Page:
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Non-transplant surgery for heart failure
  1. Stephen Westaby
  1. Oxford Heart Centre, John Radcliffe Hospital, Headington, Oxford, UK
  1. Mr Stephen Westaby, John Radcliffe Hospital, Headington, Oxford OX3 9DU email: swestaby{at}

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Thrombolysis and PTCA save lives during acute myocardial infarction, but incomplete or delayed reperfusion results in akinesia or dyskinesia. If more than 20% of the left ventricular circumference is dyskinetic, the remaining contractile cavity dilates to increase stroke volume. When more than 50% of the myocardium is impaired, increased wall tension (LaPlace's law) triggers progressive left ventricular failure with regression to myocyte fetal genetics and apoptosis.1 ,2 In Britain, most heart failure is caused by coronary artery disease, particularly in patients over 60 years old. There are now hundreds of thousands of patients with debilitating symptoms despite maximal medical treatment. Less than 300 cardiac transplants per year are undertaken in a labour intensive way by 10 separate units. In a short time, more palliated young patients with congenital heart disease will require these organs. Consequently, the treatment of older patients with coronary disease and idiopathic dilated cardiomyopathy requires a radical rethink.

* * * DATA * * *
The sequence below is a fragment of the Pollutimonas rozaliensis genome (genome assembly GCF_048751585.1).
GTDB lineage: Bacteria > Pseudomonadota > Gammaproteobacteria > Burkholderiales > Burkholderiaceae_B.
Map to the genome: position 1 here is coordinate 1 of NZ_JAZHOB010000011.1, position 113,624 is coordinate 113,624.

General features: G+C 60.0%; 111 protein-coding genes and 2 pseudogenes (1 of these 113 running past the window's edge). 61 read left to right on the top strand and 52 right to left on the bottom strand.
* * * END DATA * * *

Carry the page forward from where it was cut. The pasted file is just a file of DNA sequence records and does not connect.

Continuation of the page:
The following account of current and emerging surgical strategies for heart failure concentrates on those patients with left ventricular ejection fraction (LVEF) < 30%, mean pulmonary artery pressure > 25 mm Hg, left ventricular circumferential akinesia or dyskinesia > 60%, and left ventricular end diastolic volume (LVEDV) > 250 ml (LVEDV index (LVEDVI) > 140 ml). Most of these patients are New York Heart Association (NYHA) functional class III or IV with medical treatment. In coronary disease the relation between infarct size and mortality has been well defined (table 1).3 From the coronary artery surgery study registry, five year survival for patients with LVEF < 25% was 41% with medical treatment and 62% with surgery.4 For patients with dilated cardiomyopathy, mortality untreated is directly related to the severity of systolic dysfunction. Increased chamber sphericity and the presence of mitral regurgitation are markers of worse prognosis (one year mortality 54–70%). In the failing heart, mitral …

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